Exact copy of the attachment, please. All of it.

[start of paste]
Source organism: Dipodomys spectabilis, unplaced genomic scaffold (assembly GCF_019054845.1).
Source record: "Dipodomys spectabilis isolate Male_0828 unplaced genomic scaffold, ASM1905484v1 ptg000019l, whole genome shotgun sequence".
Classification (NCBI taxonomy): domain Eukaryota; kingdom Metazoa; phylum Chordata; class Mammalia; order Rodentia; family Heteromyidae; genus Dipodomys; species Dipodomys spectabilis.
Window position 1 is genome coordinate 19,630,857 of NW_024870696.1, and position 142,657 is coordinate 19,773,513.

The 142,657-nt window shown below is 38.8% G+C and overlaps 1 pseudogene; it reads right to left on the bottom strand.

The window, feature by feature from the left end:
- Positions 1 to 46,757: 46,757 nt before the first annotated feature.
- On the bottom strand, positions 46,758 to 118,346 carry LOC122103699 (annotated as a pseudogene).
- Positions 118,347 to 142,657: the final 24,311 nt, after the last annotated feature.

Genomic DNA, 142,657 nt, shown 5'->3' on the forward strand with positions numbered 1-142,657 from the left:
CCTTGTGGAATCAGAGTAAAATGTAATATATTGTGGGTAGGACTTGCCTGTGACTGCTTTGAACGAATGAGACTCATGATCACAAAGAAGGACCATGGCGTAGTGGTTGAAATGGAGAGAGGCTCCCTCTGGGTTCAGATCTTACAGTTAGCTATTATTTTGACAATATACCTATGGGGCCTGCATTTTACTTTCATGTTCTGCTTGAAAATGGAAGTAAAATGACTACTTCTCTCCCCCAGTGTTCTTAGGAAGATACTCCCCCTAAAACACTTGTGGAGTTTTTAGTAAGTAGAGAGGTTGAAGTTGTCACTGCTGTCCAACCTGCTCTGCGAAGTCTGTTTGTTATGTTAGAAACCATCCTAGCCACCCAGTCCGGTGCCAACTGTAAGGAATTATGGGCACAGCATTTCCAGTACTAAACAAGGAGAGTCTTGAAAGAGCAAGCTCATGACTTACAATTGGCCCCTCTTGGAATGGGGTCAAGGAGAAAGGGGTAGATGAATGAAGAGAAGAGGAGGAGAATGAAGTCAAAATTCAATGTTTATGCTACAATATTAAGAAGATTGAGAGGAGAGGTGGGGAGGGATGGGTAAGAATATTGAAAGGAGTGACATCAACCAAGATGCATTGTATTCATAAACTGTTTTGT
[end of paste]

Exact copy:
Source organism: Dipodomys spectabilis, unplaced genomic scaffold (assembly GCF_019054845.1).
Source record: "Dipodomys spectabilis isolate Male_0828 unplaced genomic scaffold, ASM1905484v1 ptg000019l, whole genome shotgun sequence".
Classification (NCBI taxonomy): domain Eukaryota; kingdom Metazoa; phylum Chordata; class Mammalia; order Rodentia; family Heteromyidae; genus Dipodomys; species Dipodomys spectabilis.
Window position 1 is genome coordinate 19,630,857 of NW_024870696.1, and position 142,657 is coordinate 19,773,513.

The 142,657-nt window shown below is 38.8% G+C and overlaps 1 pseudogene; it reads right to left on the bottom strand.

The window, feature by feature from the left end:
- Positions 1 to 46,757: 46,757 nt before the first annotated feature.
- On the bottom strand, positions 46,758 to 118,346 carry LOC122103699 (annotated as a pseudogene).
- Positions 118,347 to 142,657: the final 24,311 nt, after the last annotated feature.

Genomic DNA, 142,657 nt, shown 5'->3' on the forward strand with positions numbered 1-142,657 from the left:
CCTTGTGGAATCAGAGTAAAATGTAATATATTGTGGGTAGGACTTGCCTGTGACTGCTTTGAACGAATGAGACTCATGATCACAAAGAAGGACCATGGCGTAGTGGTTGAAATGGAGAGAGGCTCCCTCTGGGTTCAGATCTTACAGTTAGCTATTATTTTGACAATATACCTATGGGGCCTGCATTTTACTTTCATGTTCTGCTTGAAAATGGAAGTAAAATGACTACTTCTCTCCCCCAGTGTTCTTAGGAAGATACTCCCCCTAAAACACTTGTGGAGTTTTTAGTAAGTAGAGAGGTTGAAGTTGTCACTGCTGTCCAACCTGCTCTGCGAAGTCTGTTTGTTATGTTAGAAACCATCCTAGCCACCCAGTCCGGTGCCAACTGTAAGGAATTATGGGCACAGCATTTCCAGTACTAAACAAGGAGAGTCTTGAAAGAGCAAGCTCATGACTTACAATTGGCCCCTCTTGGAATGGGGTCAAGGAGAAAGGGGTAGATGAATGAAGAGAAGAGGAGGAGAATGAAGTCAAAATTCAATGTTTATGCTACAATATTAAGAAGATTGAGAGGAGAGGTGGGGAGGGATGGGTAAGAATATTGAAAGGAGTGACATCAACCAAGATGCATTGTATTCATAAACTGTTTTGT